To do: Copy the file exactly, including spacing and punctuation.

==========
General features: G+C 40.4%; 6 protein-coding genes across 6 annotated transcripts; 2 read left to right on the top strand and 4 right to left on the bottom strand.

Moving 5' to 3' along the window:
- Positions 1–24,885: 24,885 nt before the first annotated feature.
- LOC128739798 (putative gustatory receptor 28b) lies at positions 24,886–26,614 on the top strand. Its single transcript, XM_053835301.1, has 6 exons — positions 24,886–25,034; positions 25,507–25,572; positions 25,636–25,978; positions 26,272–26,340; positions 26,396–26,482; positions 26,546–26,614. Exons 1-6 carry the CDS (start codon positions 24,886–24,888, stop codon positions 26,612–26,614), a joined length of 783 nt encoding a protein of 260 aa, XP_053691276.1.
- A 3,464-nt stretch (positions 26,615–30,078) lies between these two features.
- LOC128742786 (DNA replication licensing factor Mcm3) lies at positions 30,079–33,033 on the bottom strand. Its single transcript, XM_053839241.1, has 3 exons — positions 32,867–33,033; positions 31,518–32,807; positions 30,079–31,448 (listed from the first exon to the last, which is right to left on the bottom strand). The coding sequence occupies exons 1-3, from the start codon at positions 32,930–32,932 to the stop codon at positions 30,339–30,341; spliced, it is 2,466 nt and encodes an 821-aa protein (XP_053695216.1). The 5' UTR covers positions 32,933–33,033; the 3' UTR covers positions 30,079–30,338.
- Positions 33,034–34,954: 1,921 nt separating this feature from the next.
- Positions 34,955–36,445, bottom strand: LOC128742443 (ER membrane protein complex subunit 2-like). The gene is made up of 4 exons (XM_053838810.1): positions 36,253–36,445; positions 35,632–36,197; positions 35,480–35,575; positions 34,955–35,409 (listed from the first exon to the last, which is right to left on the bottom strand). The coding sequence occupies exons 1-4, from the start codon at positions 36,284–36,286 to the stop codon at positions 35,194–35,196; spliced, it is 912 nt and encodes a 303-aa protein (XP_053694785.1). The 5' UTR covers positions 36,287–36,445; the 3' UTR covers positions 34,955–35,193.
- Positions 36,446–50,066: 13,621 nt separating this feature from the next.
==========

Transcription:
General features: G+C 40.4%; 6 protein-coding genes across 6 annotated transcripts; 2 read left to right on the top strand and 4 right to left on the bottom strand.

Moving 5' to 3' along the window:
- Positions 1–24,885: 24,885 nt before the first annotated feature.
- LOC128739798 (putative gustatory receptor 28b) lies at positions 24,886–26,614 on the top strand. Its single transcript, XM_053835301.1, has 6 exons — positions 24,886–25,034; positions 25,507–25,572; positions 25,636–25,978; positions 26,272–26,340; positions 26,396–26,482; positions 26,546–26,614. Exons 1-6 carry the CDS (start codon positions 24,886–24,888, stop codon positions 26,612–26,614), a joined length of 783 nt encoding a protein of 260 aa, XP_053691276.1.
- A 3,464-nt stretch (positions 26,615–30,078) lies between these two features.
- LOC128742786 (DNA replication licensing factor Mcm3) lies at positions 30,079–33,033 on the bottom strand. Its single transcript, XM_053839241.1, has 3 exons — positions 32,867–33,033; positions 31,518–32,807; positions 30,079–31,448 (listed from the first exon to the last, which is right to left on the bottom strand). The coding sequence occupies exons 1-3, from the start codon at positions 32,930–32,932 to the stop codon at positions 30,339–30,341; spliced, it is 2,466 nt and encodes an 821-aa protein (XP_053695216.1). The 5' UTR covers positions 32,933–33,033; the 3' UTR covers positions 30,079–30,338.
- Positions 33,034–34,954: 1,921 nt separating this feature from the next.
- Positions 34,955–36,445, bottom strand: LOC128742443 (ER membrane protein complex subunit 2-like). The gene is made up of 4 exons (XM_053838810.1): positions 36,253–36,445; positions 35,632–36,197; positions 35,480–35,575; positions 34,955–35,409 (listed from the first exon to the last, which is right to left on the bottom strand). The coding sequence occupies exons 1-4, from the start codon at positions 36,284–36,286 to the stop codon at positions 35,194–35,196; spliced, it is 912 nt and encodes a 303-aa protein (XP_053694785.1). The 5' UTR covers positions 36,287–36,445; the 3' UTR covers positions 34,955–35,193.
- Positions 36,446–50,066: 13,621 nt separating this feature from the next.